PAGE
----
Navajo Nation mandates COVID-19 vaccines or testing for tribal government workers

Noel Lyn Smith
Farmington Daily Times

GALLUP — All Navajo Nation government employees will need to be either fully vaccinated against COVID-19 or show a negative test at least once every two weeks, following an executive order the tribal president and attorney general signed late last week.

The order mandates regular, part-time or temporary workers in the executive, legislative and judicial branches, divisions, departments, programs, offices, chapters and enterprises be fully vaccinated by Sept. 29. That means they must have received two doses of either the Pfizer-BioNTech or Moderna COVID-19 vaccines or a single dose of the Johnson & Johnson vaccine and completed a two week period after receiving the shots.

More:Goddard, Moriarty football teams have season openers canceled due to COVID issues

Those who do not receive the vaccine, for any reason, must provide negative COVID-19 test results and undergo testing at least every two weeks.

The order also states that the tribe's state of emergency related to COVID-19 remains in place.

Navajo Nation President Jonathan Nez signed an executive order on Aug. 20, 2021 that mandates tribal government employees fully vaccinate against COVID-19 or undergo routine testing for the virus.

The U.S. Food and Drug Administration gave full approval of the Pfizer-BioNTech COVID-19 vaccine on Aug. 23.

Navajo Nation President Jonathan Nez and Attorney General Doreen McPaul signed the tribe's order on Aug. 20. It was released publicly two days later.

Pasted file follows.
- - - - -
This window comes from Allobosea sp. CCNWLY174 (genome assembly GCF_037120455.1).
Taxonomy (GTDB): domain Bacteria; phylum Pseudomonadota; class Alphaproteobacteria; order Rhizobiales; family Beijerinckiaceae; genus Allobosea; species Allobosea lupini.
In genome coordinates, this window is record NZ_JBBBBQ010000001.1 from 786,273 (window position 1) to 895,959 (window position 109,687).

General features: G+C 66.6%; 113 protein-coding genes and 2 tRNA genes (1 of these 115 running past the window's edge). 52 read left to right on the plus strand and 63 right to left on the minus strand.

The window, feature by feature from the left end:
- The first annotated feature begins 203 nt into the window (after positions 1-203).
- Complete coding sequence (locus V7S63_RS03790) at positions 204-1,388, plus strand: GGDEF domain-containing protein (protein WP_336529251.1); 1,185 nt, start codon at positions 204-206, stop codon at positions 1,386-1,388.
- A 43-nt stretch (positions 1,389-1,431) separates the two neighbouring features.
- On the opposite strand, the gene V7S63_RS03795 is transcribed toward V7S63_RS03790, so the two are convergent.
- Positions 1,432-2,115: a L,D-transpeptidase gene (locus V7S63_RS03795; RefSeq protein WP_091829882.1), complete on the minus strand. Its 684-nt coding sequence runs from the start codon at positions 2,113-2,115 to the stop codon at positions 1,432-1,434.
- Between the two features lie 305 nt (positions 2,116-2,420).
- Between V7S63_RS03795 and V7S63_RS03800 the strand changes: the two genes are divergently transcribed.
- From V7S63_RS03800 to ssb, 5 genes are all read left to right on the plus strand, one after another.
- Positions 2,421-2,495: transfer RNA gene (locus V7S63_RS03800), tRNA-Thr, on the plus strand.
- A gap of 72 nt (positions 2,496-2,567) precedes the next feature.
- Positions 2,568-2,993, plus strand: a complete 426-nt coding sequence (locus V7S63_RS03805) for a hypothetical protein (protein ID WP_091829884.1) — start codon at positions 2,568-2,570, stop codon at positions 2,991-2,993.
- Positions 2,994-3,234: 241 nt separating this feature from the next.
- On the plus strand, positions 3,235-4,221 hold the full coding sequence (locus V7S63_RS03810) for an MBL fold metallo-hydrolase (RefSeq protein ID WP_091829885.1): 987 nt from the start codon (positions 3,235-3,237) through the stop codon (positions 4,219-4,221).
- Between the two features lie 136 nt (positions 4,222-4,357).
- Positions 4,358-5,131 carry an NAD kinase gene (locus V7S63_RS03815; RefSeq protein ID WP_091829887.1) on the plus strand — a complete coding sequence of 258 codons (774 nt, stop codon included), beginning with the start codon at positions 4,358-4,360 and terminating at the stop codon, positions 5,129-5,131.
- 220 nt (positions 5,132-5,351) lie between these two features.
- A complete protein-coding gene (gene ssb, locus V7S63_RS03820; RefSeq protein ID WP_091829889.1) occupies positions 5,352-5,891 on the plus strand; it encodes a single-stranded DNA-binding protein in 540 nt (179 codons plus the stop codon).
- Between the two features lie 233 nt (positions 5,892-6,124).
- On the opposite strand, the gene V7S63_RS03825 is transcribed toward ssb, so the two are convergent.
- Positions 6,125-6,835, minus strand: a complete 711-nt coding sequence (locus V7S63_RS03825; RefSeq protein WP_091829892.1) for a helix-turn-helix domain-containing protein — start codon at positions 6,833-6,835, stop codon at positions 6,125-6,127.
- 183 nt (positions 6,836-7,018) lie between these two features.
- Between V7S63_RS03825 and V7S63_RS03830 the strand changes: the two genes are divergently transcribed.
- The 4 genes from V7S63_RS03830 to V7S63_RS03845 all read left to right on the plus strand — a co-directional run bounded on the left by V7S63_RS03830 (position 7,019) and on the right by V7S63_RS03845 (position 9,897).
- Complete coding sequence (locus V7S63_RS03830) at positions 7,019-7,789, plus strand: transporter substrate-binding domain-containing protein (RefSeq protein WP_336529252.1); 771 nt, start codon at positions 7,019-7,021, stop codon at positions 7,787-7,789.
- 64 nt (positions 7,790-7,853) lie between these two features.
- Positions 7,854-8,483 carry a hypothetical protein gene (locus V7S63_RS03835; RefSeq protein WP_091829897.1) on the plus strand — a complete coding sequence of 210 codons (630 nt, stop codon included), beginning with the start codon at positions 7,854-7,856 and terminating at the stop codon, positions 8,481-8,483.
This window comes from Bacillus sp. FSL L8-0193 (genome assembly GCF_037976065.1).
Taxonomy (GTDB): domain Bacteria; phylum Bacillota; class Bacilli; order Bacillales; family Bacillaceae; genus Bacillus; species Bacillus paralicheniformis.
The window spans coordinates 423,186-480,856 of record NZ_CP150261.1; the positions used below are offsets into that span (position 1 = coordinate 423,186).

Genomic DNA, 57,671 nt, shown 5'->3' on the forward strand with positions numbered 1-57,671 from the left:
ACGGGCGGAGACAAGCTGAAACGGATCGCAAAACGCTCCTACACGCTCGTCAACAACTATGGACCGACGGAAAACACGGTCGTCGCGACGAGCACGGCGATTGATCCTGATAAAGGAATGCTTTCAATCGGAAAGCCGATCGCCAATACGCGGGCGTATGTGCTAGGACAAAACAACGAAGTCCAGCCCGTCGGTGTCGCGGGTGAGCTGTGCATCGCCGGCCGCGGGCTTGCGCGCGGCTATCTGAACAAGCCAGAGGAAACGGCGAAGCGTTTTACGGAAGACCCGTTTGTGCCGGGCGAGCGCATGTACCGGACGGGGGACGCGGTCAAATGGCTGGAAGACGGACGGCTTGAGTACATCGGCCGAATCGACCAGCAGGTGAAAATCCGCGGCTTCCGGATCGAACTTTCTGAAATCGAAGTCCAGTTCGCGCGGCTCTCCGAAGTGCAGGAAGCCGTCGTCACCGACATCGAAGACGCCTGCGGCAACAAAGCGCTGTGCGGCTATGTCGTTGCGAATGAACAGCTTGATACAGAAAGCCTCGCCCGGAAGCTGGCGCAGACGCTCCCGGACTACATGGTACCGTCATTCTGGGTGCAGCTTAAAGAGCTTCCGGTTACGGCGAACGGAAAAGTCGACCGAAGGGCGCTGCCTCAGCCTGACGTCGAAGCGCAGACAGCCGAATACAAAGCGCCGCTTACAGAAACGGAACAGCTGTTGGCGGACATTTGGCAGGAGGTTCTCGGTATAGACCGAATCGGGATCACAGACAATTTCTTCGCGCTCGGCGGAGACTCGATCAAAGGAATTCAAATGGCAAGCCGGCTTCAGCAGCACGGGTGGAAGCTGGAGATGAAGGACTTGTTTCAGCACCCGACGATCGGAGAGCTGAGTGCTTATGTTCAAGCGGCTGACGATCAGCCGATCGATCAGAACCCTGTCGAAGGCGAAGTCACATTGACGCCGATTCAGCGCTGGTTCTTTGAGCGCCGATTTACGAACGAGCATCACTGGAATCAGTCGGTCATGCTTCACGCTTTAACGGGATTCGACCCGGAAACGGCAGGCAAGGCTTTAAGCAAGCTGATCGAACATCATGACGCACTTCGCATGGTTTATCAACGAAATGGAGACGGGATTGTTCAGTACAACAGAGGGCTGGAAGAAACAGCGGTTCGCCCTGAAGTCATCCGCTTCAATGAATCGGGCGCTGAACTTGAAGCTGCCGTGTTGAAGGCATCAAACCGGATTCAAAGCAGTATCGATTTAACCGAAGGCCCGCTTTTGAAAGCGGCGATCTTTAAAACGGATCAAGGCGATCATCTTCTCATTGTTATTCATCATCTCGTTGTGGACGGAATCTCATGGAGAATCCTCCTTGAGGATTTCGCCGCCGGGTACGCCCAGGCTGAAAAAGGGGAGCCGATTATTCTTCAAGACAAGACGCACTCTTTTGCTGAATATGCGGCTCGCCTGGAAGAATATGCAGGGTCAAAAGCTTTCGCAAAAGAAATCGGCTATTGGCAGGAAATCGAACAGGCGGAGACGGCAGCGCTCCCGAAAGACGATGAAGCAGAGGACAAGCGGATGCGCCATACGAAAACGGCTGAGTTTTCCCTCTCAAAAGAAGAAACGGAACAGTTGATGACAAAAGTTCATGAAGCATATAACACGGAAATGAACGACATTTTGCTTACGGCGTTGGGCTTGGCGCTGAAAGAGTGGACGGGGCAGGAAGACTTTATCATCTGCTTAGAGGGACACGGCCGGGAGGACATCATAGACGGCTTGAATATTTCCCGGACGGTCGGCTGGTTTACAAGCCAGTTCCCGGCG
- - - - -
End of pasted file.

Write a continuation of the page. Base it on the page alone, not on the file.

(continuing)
"This new vaccine mandate will help to keep employees safer and give those who are not able to receive the vaccine the option to get tested more frequently," Nez said.

He added that approximately 83% of executive branch employees have been fully vaccinated.

"But we need to increase that percentage due to the higher transmissibility of the variants. With so many of our employees working directly with our Navajo people, we have to take measures to keep everyone safe and healthy. We cannot afford to shut down the government again. We have to continue providing direct services to the people," Nez said.

More:Aztec schools join lawsuit challenging authority of state education departmen

The order comes as the tribe is seeing a rise in new virus infections.

Last week, the Navajo Epidemiology Center reported that the Delta variant has accounted for 59 cases on the tribal land and contact tracing shows travel away from the region and gatherings related to church services, family occasions and funeral services contribute to spreading the virus.

Noel Lyn Smith covers the Navajo Nation for The Daily Times. She can be reached at 505-564-4636 or by email at

Support local journalism with a digital subscription to The Daily Times.